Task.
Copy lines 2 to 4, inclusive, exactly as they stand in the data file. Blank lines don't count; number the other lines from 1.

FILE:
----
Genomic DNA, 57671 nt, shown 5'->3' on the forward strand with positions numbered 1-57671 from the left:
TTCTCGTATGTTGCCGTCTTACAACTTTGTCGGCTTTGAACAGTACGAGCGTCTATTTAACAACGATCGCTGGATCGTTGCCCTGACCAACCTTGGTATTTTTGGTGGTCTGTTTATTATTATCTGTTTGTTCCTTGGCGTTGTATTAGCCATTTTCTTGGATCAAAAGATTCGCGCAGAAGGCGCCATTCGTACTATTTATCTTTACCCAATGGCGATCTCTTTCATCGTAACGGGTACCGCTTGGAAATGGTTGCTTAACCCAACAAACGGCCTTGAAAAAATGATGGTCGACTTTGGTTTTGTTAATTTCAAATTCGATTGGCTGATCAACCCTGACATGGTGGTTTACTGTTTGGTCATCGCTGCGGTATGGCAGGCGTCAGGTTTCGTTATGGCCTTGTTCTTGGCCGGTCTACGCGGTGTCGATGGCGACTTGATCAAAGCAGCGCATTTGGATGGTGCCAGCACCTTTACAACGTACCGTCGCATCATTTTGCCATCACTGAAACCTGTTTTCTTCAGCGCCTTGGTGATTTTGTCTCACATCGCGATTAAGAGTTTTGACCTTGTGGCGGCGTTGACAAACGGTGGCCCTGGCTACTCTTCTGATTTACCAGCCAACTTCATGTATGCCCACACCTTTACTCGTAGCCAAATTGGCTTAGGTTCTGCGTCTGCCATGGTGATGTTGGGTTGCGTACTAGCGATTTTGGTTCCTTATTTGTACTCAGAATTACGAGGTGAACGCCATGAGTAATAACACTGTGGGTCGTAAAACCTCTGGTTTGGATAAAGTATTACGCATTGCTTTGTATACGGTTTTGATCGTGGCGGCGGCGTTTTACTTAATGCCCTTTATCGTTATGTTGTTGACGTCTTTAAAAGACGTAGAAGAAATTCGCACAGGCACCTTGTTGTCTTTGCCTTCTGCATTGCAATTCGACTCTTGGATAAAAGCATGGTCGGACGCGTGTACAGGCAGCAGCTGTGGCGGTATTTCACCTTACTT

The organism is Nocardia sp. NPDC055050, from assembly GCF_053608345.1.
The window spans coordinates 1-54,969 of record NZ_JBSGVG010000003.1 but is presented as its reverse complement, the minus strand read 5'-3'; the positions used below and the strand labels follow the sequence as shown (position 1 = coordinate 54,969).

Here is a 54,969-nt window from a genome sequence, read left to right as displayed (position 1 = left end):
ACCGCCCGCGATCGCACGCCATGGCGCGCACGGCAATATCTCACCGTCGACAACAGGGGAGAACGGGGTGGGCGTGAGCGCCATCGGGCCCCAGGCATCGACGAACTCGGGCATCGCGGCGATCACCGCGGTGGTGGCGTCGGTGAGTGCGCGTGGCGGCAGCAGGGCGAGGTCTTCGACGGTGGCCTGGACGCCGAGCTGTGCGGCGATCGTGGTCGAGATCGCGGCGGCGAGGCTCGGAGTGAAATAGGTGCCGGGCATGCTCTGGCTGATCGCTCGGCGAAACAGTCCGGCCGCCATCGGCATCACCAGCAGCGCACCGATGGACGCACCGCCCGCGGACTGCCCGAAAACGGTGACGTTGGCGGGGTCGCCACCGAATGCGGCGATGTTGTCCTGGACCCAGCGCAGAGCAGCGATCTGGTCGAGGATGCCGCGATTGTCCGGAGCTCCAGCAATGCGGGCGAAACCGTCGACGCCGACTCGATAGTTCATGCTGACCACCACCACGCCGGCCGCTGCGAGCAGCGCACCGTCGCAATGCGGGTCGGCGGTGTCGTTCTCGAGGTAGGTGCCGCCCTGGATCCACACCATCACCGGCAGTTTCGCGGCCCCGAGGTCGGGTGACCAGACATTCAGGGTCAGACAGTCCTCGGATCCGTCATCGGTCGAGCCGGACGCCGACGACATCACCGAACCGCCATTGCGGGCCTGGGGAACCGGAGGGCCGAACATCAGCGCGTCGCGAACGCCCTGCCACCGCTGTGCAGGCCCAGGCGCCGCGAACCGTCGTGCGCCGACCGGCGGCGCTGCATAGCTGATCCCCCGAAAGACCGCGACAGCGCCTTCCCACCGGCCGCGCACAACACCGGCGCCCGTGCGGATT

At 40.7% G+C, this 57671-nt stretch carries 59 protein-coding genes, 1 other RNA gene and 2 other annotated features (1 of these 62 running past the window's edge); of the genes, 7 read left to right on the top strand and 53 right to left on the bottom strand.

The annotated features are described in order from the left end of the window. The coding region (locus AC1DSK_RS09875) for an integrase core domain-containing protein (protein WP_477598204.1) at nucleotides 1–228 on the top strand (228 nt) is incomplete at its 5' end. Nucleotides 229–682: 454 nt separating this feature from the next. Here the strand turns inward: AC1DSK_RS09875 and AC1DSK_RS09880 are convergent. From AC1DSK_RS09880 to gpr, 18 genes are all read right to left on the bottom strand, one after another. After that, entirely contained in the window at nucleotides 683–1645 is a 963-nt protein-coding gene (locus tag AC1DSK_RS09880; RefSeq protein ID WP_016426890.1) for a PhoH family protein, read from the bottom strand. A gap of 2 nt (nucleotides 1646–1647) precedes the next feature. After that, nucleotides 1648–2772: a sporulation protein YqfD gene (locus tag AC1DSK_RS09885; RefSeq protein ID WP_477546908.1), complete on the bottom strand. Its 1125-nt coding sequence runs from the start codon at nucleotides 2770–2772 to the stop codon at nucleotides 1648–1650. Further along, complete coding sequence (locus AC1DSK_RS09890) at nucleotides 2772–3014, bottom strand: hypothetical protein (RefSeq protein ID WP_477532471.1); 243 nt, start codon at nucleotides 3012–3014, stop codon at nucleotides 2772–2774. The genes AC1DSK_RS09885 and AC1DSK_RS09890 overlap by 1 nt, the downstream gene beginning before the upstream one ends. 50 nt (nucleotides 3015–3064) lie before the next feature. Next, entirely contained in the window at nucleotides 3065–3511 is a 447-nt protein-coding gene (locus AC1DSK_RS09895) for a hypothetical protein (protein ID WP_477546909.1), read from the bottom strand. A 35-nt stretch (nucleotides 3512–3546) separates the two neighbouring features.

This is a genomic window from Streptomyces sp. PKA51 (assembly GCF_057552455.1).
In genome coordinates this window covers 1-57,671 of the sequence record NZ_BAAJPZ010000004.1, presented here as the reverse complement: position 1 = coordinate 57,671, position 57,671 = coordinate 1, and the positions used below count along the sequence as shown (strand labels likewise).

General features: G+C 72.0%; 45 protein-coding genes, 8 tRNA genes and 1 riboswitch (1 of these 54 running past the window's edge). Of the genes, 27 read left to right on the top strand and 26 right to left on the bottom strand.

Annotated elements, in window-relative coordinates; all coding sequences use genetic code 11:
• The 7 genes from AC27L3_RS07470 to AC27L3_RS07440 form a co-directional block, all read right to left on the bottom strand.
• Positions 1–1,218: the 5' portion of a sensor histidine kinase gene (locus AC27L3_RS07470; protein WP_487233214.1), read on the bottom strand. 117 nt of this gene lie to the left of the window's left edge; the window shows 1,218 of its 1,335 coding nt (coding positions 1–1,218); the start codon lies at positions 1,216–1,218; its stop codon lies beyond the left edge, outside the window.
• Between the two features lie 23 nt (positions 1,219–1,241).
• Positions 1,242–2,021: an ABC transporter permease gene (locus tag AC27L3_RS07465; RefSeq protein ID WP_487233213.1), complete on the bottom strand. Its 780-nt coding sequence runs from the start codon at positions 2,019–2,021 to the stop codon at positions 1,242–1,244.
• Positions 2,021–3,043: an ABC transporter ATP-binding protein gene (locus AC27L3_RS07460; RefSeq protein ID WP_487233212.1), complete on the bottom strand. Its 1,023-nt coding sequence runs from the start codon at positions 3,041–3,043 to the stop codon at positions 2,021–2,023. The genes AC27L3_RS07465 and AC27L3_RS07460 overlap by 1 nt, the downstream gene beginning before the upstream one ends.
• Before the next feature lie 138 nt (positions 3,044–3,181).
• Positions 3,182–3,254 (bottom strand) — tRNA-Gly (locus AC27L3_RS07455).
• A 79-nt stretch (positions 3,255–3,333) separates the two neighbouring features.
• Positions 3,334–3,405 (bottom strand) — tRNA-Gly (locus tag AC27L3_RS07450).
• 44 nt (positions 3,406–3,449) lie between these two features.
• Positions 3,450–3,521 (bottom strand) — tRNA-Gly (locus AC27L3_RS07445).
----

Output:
TTCTCGTATGTTGCCGTCTTACAACTTTGTCGGCTTTGAACAGTACGAGCGTCTATTTAACAACGATCGCTGGATCGTTGCCCTGACCAACCTTGGTATTTTTGGTGGTCTGTTTATTATTATCTGTTTGTTCCTTGGCGTTGTATTAGCCATTTTCTTGGATCAAAAGATTCGCGCAGAAGGCGCCATTCGTACTATTTATCTTTACCCAATGGCGATCTCTTTCATCGTAACGGGTACCGCTTGGAAATGGTTGCTTAACCCAACAAACGGCCTTGAAAAAATGATGGTCGACTTTGGTTTTGTTAATTTCAAATTCGATTGGCTGATCAACCCTGACATGGTGGTTTACTGTTTGGTCATCGCTGCGGTATGGCAGGCGTCAGGTTTCGTTATGGCCTTGTTCTTGGCCGGTCTACGCGGTGTCGATGGCGACTTGATCAAAGCAGCGCATTTGGATGGTGCCAGCACCTTTACAACGTACCGTCGCATCATTTTGCCATCACTGAAACCTGTTTTCTTCAGCGCCTTGGTGATTTTGTCTCACATCGCGATTAAGAGTTTTGACCTTGTGGCGGCGTTGACAAACGGTGGCCCTGGCTACTCTTCTGATTTACCAGCCAACTTCATGTATGCCCACACCTTTACTCGTAGCCAAATTGGCTTAGGTTCTGCGTCTGCCATGGTGATGTTGGGTTGCGTACTAGCGATTTTGGTTCCTTATTTGTACTCAGAATTACGAGGTGAACGCCATGAGTAATAACACTGTGGGTCGTAAAACCTCTGGTTTGGATAAAGTATTACGCATTGCTTTGTATACGGTTTTGATCGTGGCGGCGGCGTTTTACTTAATGCCCTTTATCGTTATGTTGTTGACGTCTTTAAAAGACGTAGAAGAAATTCGCACAGGCACCTTGTTGTCTTTGCCTTCTGCATTGCAATTCGACTCTTGGATAAAAGCATGGTCGGACGCGTGTACAGGCAGCAGCTGTGGCGGTATTTCACCTTACTT

The organism is Nocardia sp. NPDC055050, from assembly GCF_053608345.1.
The window spans coordinates 1-54,969 of record NZ_JBSGVG010000003.1 but is presented as its reverse complement, the minus strand read 5'-3'; the positions used below and the strand labels follow the sequence as shown (position 1 = coordinate 54,969).